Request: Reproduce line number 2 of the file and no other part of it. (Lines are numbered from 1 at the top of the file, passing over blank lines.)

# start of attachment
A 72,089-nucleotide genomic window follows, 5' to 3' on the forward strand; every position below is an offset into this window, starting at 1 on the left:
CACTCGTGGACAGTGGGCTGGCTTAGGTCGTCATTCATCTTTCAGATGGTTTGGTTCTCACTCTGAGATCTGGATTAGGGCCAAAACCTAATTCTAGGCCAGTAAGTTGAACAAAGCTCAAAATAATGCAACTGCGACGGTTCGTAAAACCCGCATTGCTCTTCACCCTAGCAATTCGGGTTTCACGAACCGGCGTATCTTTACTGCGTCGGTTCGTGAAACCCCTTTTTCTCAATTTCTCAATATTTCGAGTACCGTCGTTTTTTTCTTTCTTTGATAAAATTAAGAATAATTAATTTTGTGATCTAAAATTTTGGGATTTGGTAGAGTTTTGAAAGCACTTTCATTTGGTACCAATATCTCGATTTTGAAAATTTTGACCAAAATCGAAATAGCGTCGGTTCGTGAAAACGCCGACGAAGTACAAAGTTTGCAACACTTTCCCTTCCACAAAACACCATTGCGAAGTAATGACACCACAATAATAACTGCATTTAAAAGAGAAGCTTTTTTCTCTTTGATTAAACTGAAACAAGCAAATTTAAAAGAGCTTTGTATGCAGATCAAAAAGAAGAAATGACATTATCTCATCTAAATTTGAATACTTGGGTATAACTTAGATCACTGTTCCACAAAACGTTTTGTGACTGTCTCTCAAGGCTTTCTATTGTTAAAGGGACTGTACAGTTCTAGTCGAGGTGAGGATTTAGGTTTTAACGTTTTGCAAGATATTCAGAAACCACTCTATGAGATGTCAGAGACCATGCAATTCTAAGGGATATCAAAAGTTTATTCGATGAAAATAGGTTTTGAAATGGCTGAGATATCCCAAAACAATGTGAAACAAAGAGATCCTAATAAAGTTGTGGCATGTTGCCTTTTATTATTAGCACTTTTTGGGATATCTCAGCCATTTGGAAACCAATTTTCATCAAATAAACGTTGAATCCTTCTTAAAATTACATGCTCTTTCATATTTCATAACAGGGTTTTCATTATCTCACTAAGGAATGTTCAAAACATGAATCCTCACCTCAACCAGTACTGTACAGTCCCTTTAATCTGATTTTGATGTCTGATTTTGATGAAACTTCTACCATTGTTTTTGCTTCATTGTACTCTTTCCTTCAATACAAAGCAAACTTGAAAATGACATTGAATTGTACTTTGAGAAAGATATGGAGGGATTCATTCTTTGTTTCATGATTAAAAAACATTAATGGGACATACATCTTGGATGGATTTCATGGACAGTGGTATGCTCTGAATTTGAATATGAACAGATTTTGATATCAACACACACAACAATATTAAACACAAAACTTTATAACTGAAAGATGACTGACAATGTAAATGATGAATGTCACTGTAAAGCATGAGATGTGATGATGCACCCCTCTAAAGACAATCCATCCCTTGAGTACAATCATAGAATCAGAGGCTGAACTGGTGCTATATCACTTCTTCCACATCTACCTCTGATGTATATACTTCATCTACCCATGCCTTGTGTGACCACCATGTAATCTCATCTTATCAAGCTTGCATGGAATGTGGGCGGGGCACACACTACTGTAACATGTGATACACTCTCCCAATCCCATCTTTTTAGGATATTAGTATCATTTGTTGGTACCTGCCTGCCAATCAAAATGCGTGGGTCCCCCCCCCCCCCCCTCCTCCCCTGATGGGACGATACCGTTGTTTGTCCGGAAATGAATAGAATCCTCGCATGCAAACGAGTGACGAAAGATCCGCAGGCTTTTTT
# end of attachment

CACTCGTGGACAGTGGGCTGGCTTAGGTCGTCATTCATCTTTCAGATGGTTTGGTTCTCACTCTGAGATCTGGATTAGGGCCAAAACCTAATTCTAGGCCAGTAAGTTGAACAAAGCTCAAAATAATGCAACTGCGACGGTTCGTAAAACCCGCATTGCTCTTCACCCTAGCAATTCGGGTTTCACGAACCGGCGTATCTTTACTGCGTCGGTTCGTGAAACCCCTTTTTCTCAATTTCTCAATATTTCGAGTACCGTCGTTTTTTTCTTTCTTTGATAAAATTAAGAATAATTAATTTTGTGATCTAAAATTTTGGGATTTGGTAGAGTTTTGAAAGCACTTTCATTTGGTACCAATATCTCGATTTTGAAAATTTTGACCAAAATCGAAATAGCGTCGGTTCGTGAAAACGCCGACGAAGTACAAAGTTTGCAACACTTTCCCTTCCACAAAACACCATTGCGAAGTAATGACACCACAATAATAACTGCATTTAAAAGAGAAGCTTTTTTCTCTTTGATTAAACTGAAACAAGCAAATTTAAAAGAGCTTTGTATGCAGATCAAAAAGAAGAAATGACATTATCTCATCTAAATTTGAATACTTGGGTATAACTTAGATCACTGTTCCACAAAACGTTTTGTGACTGTCTCTCAAGGCTTTCTATTGTTAAAGGGACTGTACAGTTCTAGTCGAGGTGAGGATTTAGGTTTTAACGTTTTGCAAGATATTCAGAAACCACTCTATGAGATGTCAGAGACCATGCAATTCTAAGGGATATCAAAAGTTTATTCGATGAAAATAGGTTTTGAAATGGCTGAGATATCCCAAAACAATGTGAAACAAAGAGATCCTAATAAAGTTGTGGCATGTTGCCTTTTATTATTAGCACTTTTTGGGATATCTCAGCCATTTGGAAACCAATTTTCATCAAATAAACGTTGAATCCTTCTTAAAATTACATGCTCTTTCATATTTCATAACAGGGTTTTCATTATCTCACTAAGGAATGTTCAAAACATGAATCCTCACCTCAACCAGTACTGTACAGTCCCTTTAATCTGATTTTGATGTCTGATTTTGATGAAACTTCTACCATTGTTTTTGCTTCATTGTACTCTTTCCTTCAATACAAAGCAAACTTGAAAATGACATTGAATTGTACTTTGAGAAAGATATGGAGGGATTCATTCTTTGTTTCATGATTAAAAAACATTAATGGGACATACATCTTGGATGGATTTCATGGACAGTGGTATGCTCTGAATTTGAATATGAACAGATTTTGATATCAACACACACAACAATATTAAACACAAAACTTTATAACTGAAAGATGACTGACAATGTAAATGATGAATGTCACTGTAAAGCATGAGATGTGATGATGCACCCCTCTAAAGACAATCCATCCCTTGAGTACAATCATAGAATCAGAGGCTGAACTGGTGCTATATCACTTCTTCCACATCTACCTCTGATGTATATACTTCATCTACCCATGCCTTGTGTGACCACCATGTAATCTCATCTTATCAAGCTTGCATGGAATGTGGGCGGGGCACACACTACTGTAACATGTGATACACTCTCCCAATCCCATCTTTTTAGGATATTAGTATCATTTGTTGGTACCTGCCTGCCAATCAAAATGCGTGGGTCCCCCCCCCCCCCCCTCCTCCCCTGATGGGACGATACCGTTGTTTGTCCGGAAATGAATAGAATCCTCGCATGCAAACGAGTGACGAAAGATCCGCAGGCTTTTTT